It would be pointless to try to offer evidential proof to support the core propositions of religion. The whole point of religion is faith: the commitment of an individual to beliefs that are inherently unprovable, but which provide a guide to social practice in day to day life. This, in essence, is the opposite side of the coin to the proposition: science can tell you everything there is to know about the universe, except how one should live in it.
By saying this, I am not stating that we all must have religious beliefs in order to fill the existential gap in our lives. That, I think, would be unauthentic. However, I would suggest that religious faith is one answer to basic moral and social questions that people sometimes turn to, and as such provides great value. This route does not assert rational answers; just internally coherent ones. There are other routes, ethics being one.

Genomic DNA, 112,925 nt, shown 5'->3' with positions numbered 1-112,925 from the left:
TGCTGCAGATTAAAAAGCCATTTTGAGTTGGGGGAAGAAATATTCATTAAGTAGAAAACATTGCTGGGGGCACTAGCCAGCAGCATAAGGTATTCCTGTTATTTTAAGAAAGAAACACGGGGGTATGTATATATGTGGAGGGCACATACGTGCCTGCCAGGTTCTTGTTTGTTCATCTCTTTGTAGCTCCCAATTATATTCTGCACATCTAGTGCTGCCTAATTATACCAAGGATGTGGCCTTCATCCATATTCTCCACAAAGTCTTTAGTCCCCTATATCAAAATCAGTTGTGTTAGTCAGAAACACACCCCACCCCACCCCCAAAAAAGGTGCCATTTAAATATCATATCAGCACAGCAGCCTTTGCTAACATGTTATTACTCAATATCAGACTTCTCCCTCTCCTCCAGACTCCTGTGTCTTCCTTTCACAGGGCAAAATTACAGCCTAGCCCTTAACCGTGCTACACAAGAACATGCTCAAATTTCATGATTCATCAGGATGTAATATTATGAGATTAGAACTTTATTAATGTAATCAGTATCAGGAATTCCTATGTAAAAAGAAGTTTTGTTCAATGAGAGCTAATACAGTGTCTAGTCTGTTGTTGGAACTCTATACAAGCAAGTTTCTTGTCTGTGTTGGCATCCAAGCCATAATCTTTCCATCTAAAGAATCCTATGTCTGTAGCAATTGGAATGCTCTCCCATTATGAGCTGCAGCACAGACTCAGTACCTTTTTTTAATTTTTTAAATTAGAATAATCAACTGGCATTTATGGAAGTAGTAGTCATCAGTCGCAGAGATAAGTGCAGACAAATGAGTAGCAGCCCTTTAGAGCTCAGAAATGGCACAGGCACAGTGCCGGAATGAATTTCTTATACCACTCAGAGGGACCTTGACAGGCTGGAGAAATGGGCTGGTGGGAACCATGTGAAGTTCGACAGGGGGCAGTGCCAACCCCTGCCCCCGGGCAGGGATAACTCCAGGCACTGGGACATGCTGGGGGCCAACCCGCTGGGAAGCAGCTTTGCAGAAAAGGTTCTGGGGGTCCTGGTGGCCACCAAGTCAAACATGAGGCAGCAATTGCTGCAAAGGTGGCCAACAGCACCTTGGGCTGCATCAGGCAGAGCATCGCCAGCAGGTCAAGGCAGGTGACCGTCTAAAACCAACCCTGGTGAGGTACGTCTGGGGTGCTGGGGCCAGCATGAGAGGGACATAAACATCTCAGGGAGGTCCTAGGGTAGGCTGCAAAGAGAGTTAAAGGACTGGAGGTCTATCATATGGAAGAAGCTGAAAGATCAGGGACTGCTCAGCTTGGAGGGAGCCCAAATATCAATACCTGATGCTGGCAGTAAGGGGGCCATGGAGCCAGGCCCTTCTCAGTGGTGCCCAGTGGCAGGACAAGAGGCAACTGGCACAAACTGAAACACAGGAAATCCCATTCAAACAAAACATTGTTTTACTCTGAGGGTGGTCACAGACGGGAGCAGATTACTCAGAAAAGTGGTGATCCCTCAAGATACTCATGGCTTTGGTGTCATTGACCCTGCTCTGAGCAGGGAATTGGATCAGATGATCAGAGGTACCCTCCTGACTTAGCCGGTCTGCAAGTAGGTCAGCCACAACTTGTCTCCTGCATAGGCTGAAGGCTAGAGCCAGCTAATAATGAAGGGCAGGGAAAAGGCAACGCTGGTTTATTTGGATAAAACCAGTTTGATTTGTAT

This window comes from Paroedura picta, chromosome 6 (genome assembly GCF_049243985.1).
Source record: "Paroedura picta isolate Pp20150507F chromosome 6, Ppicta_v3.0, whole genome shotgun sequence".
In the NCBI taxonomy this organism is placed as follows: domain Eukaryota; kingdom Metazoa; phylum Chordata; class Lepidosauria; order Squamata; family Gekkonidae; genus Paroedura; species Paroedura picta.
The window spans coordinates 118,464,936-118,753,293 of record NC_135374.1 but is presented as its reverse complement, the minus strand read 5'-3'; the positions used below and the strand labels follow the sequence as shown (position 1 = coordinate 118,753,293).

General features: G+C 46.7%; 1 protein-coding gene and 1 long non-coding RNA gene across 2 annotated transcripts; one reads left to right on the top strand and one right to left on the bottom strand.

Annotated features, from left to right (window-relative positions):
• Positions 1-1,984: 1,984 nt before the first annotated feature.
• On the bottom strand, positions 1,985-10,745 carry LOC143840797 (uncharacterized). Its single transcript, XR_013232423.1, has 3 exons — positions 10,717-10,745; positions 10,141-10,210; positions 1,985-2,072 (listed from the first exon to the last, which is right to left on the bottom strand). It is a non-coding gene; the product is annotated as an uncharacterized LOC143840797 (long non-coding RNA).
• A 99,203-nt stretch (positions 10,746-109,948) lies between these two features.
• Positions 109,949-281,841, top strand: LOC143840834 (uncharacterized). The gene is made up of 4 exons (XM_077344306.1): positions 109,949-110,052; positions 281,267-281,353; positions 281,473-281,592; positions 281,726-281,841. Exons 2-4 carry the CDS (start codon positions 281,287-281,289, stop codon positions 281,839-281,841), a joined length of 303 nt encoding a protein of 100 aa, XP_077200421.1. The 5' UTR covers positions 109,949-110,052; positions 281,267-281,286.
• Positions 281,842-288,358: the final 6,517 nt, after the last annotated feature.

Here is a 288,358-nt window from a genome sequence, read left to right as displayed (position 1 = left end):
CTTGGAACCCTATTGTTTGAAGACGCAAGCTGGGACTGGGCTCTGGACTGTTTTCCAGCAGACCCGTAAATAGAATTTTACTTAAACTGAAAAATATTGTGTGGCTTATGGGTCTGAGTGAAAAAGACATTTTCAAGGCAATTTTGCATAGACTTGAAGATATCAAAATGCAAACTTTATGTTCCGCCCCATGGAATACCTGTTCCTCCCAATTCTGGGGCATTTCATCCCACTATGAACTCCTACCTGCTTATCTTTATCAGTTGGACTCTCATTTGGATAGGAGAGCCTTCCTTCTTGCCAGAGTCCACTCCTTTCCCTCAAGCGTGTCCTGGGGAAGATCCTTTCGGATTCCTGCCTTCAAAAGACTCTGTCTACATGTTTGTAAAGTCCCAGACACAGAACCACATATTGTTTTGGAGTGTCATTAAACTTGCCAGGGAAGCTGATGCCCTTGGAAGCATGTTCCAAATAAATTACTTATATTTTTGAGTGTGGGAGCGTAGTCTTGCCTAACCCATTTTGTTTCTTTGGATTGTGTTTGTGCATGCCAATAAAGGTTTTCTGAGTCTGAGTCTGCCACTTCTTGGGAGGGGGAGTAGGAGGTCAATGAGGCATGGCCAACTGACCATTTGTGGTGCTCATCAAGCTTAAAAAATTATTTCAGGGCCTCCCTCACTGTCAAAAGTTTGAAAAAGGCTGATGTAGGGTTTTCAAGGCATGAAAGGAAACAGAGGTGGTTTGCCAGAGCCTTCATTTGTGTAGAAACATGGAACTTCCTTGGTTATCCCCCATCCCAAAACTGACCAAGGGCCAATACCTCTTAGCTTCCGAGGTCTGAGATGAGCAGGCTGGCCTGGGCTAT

Atheism, in the form of sets of negative beliefs about religion, can be equally irrational at times, since it spends most of its energy mixing scientific thinking into the non-scientific religious domain, and in the process missing the whole point: faith needs no proof, and is therefore outside of science’s reach. Atheism punches at clouds.
It therefore seems to me that those who are not adherents of a faith, rationally have only one option: to understand the nature of religion as cultural practice, wherein its propositions are purely symbolic. Treated in any other manner, religious propositions become incomprehensible (hence my long-established ignosticism… sic).